Where does your point solution fit in the GDPR pipeline?

“Branding yourself as an all-encompassing ‘GDPR solution’ is too broad and disingenuous,” said Robb Reck, CISO, Ping Identity. “No vendor can ‘solve’ GDPR for an enterprise. Instead of branding yourself as the GDPR solution, be clear about exactly how you can help. Do you provide consent capture? Data protection tools? Be specific about what you do, and how those capabilities tie into the GDPR.”

“A security vendor who provided an expert-led analysis of a particularly difficult part of GDPR, such as how to use biometrics in a lawful way, would gain instant credibility,” said Gabe Barrett, CISO, Abellio Group.

Ask relevant and revealing questions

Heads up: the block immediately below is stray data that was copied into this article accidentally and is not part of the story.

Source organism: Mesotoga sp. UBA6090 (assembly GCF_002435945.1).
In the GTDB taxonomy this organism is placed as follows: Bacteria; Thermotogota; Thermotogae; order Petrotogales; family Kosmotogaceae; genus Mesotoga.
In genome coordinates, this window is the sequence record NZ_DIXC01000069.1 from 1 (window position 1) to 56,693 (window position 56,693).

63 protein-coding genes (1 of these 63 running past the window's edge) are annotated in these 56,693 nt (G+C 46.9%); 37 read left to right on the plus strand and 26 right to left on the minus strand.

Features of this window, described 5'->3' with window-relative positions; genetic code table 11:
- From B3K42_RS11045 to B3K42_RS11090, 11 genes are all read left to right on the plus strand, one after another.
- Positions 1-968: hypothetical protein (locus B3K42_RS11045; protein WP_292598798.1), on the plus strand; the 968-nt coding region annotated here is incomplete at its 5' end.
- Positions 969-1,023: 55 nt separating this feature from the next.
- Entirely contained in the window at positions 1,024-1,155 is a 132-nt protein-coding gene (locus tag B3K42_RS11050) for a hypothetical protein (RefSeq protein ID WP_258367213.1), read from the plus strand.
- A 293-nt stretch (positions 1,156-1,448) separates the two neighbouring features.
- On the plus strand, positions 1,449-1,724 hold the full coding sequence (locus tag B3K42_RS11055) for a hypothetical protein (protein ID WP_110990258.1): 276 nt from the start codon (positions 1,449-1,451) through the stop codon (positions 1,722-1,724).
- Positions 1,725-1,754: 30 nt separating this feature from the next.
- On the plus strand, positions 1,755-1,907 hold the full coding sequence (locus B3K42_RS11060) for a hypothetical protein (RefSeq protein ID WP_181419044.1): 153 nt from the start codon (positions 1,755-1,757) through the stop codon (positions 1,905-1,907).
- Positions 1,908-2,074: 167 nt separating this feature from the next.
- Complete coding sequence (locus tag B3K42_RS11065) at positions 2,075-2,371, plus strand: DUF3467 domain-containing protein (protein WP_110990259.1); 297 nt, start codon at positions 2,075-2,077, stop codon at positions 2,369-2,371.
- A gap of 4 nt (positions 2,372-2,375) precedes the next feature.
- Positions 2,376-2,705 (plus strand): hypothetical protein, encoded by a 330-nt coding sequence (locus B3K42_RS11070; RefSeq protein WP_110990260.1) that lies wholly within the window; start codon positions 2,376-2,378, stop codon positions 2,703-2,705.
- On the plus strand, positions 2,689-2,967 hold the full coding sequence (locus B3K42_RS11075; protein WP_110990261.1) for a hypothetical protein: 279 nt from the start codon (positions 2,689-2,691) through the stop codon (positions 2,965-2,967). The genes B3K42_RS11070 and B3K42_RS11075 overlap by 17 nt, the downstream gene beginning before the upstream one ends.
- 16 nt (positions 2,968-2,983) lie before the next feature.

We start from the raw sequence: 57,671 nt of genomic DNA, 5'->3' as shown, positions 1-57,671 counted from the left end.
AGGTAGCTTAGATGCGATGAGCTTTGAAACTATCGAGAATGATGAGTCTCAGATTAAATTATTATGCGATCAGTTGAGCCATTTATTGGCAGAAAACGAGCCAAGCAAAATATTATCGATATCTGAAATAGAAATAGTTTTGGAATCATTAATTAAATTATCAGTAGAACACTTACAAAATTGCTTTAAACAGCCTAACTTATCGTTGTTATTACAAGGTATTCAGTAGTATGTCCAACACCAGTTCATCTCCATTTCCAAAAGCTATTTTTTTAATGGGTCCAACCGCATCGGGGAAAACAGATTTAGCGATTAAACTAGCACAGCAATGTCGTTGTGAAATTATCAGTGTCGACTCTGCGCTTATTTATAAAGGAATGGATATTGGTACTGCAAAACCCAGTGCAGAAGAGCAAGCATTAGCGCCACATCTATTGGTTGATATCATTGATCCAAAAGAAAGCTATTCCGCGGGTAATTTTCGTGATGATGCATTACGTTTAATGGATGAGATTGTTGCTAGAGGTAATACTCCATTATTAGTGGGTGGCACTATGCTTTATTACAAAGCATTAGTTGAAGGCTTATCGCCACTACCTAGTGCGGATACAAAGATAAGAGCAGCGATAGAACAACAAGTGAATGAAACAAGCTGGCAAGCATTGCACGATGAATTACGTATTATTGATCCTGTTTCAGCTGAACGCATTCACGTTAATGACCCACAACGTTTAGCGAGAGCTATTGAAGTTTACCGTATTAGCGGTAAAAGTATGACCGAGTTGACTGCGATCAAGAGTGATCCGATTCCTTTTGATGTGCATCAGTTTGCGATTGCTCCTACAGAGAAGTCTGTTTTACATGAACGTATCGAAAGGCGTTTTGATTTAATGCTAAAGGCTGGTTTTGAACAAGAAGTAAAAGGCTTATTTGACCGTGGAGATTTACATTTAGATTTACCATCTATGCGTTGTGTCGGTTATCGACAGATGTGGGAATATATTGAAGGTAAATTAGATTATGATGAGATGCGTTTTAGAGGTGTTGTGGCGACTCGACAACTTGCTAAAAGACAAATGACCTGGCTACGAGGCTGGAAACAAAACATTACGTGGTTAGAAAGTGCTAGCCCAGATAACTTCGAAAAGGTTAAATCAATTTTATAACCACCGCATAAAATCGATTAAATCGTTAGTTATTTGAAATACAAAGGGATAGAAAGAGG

“Are you GDPR compliant?”

It’s a common, non-revealing, and non-helpful question. It’s also a moving target.

If a security vendor really wants to understand how well a prospect adheres to GDPR, they should ask more investigative questions.

Lewis of Lewis Security Consulting recommends the following line of questioning:

  • “Do you know where your data goes?”
  • “Do you know what kind of data is being transmitted where and how?”
  • “Are you able to effectively classify your data based on content, or is this an unsolvable task for the company based on your operations and tech available today?”
  • “How do you handle new regulations when they come at you – ‘green field’ every time? Or is this process easy to accomplish without reinventing the wheel every time?”